Exposed: Target’s Collaboration With Law Enforcement

The purpose of this post is to highlight the collaboration between Target and law enforcement. Dating back to the 1990’s Target developed a unique relationship with law enforcement to crackdown on shoplifting and prevent crime in general. With money and their influence Target convinced city leaders and police departments to give them control of urban centers. Eventually Target became one of the most influential corporate donors to law enforcement. They also supplied huge amounts of money for advanced surveillance technology and even started forensics labs of their own. A program created by Target called “Safe City” was launched during the early 2000’s. Safe City Program PDF can be read here. In 2003 Target donated $300,000 to the Minneapolis police and together they created a program called “Minneapolis SafeZone Collaborative”. The program installed 30 cameras covering around 18 blocks Downtown Minneapolis and had a private radio system that connected police with businesses, security guards + other service workers. Within the 18 block perimeter advanced surveillance systems were everywhere and monitored 24/7. In 2008 Target expanded the SafeZone program to 25 cities nationwide. When Target opened their West Baltimore location during 2008 they donated $300,000 to the Baltimore police for command posts, advanced cellphone tracking and computers. They also became a corporate sponsor of the Los Angeles Police Department’s Regional Crime Center then donated $200,000 to the Los Angeles police for data-mining software and services from a surveillance/intelligence company called Palantir Technologies Inc. In 2009 the Minneapolis police reported around 9,000 arrests within the SafeZone, this was a 60% increase since the program was created in 2004. The people arrested within the Minneapolis SafeZone could be banned (geographic restriction orders) from the zone with court approval. According to city data around 214 people was banned from the zone between 2009-2021, more than 80% of the arrests were for misdemeanors and 70% of the offenders were Black. Those are mind boggling figures due to Black people being only 20% of Minneapolis’s population. A government evaluation of Target’s Safe City Program can be read here.

relates to How Target Got Cozy With the Cops, Turning Black Neighbors Into Suspects
Restriction order banning an individual from Downtown Minneapolis

In Albuquerque, New Mexico Target gave law enforcement $100,000 to develop an intelligence database that’s accessible to businesses, security guards + other service workers similar to the system in Minneapolis. The network hosted images + reports of susoicious individuals and a ton of data is collected including names and license-plate numbers. People that are accused of shoplifting or other misbehavior at Target locations in Albuquerque, NM could be tracked with Target’s system and turned away from Walmart, Kolh’s + other retailers.

Target stopped funding their SafeCity programs when the Black Lives Matter movement began shaking things up in inner cities during 2015. A few days after the George Floyd riots Target tried to hide it’s partnership with law enforcement by deleting all SafeCity information from their “Community & Safety” webpage. They also deleted any information related to their trademarked name “Target & Blue”. This name was given to the overall collaboration between Target & law enforcement. Although mostly Black people were affected by Target’s SafeCity programs vice president of compliance, ethics and security Tony Heredia said the programs had nothing to do with race. He also stated the program was never intended to expand to 25 cities and the company is focusing on their philanthropic efforts. Shortly after this Target also denied having any involvement with the geographic restriction orders that banned Black people from Downtown Minneapolis then said SafeCity + Target & Blue information was removed from their “Community & Safety” webpage because it was inaccurate and outdated.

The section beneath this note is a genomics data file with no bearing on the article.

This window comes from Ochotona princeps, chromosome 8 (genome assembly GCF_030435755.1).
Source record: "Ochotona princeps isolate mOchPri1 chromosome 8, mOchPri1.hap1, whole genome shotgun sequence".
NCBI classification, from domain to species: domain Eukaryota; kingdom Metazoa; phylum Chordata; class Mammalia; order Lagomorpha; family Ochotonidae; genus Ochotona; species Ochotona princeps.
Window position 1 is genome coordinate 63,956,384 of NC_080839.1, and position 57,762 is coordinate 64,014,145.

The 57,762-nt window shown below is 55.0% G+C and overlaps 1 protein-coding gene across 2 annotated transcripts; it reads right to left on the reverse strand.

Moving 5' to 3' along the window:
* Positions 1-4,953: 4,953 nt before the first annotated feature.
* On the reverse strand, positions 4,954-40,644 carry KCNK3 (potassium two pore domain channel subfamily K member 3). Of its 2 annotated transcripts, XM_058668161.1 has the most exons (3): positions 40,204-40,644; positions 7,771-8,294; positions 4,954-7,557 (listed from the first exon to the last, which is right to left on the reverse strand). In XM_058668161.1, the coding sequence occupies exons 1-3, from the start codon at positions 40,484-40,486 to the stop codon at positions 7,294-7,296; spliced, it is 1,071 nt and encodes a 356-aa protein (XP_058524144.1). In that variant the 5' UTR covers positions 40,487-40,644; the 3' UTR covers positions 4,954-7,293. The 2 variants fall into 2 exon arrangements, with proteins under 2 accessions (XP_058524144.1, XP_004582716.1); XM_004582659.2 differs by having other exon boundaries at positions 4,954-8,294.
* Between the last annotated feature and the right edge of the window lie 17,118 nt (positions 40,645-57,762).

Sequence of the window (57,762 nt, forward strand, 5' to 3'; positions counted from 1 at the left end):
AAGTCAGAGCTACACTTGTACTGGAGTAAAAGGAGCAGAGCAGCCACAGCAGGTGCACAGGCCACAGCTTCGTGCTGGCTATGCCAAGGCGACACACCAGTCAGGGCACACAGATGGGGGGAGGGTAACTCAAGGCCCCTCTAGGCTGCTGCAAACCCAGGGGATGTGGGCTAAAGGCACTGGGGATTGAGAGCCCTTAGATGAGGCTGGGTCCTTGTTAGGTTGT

From 1984-2001 a gentleman named King Rogers was Target’s security executive and under his supervision Target became one of the very few retailers with intense security surveillance + methods. While expanding into markets with high crime rates Rogers knew law enforcement would be busy dealing with serious crimes. This led to Target building cases against shoplifters internally to help law enforcement pursue defendants. Target provided all of the evidence collected to law enforcement. This includes video recordings of shoplifters in the act and recorded interviews conducted by Target employees. When Rogers retired in 2001 a former FBI agent named Brad Brekke took over with a goal of protecting assets. Under Brekke’s supervision Target improved their network of forensics labs and was able to develop an effecient sytem that could enhance video evidence, repair damaged audio recordings + process fingerprints. Their system was so great law enforcement would often use them to help investigate violent crimes. The National Law Enforcement Museum in Washington acknowledged Target’s immaculate security system and featured them in an interactive exhibit called “Target Take the Case”. Over the years Target never stopped enhancing their video surveillance. A team of experts developed a patented algorithm that can detect wheter or not an individual is showing behavioral characteristics of a shoplifter. They also tested face recognition but allegedly this technology isn’t used today in stores.

If Target’s Safe City Program isn’t dissected by the general population within the near future they could become a huge threat to humanity with their technology + collaboration with law enforcement.

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